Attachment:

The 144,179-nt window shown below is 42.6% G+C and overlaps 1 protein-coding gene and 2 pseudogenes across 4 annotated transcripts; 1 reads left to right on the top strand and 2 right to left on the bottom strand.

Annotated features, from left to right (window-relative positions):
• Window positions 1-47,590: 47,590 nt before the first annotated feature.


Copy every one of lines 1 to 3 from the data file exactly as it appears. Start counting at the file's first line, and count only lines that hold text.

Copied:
The 144,179-nt window shown below is 42.6% G+C and overlaps 1 protein-coding gene and 2 pseudogenes across 4 annotated transcripts; 1 reads left to right on the top strand and 2 right to left on the bottom strand.

Annotated features, from left to right (window-relative positions):
• Window positions 1-47,590: 47,590 nt before the first annotated feature.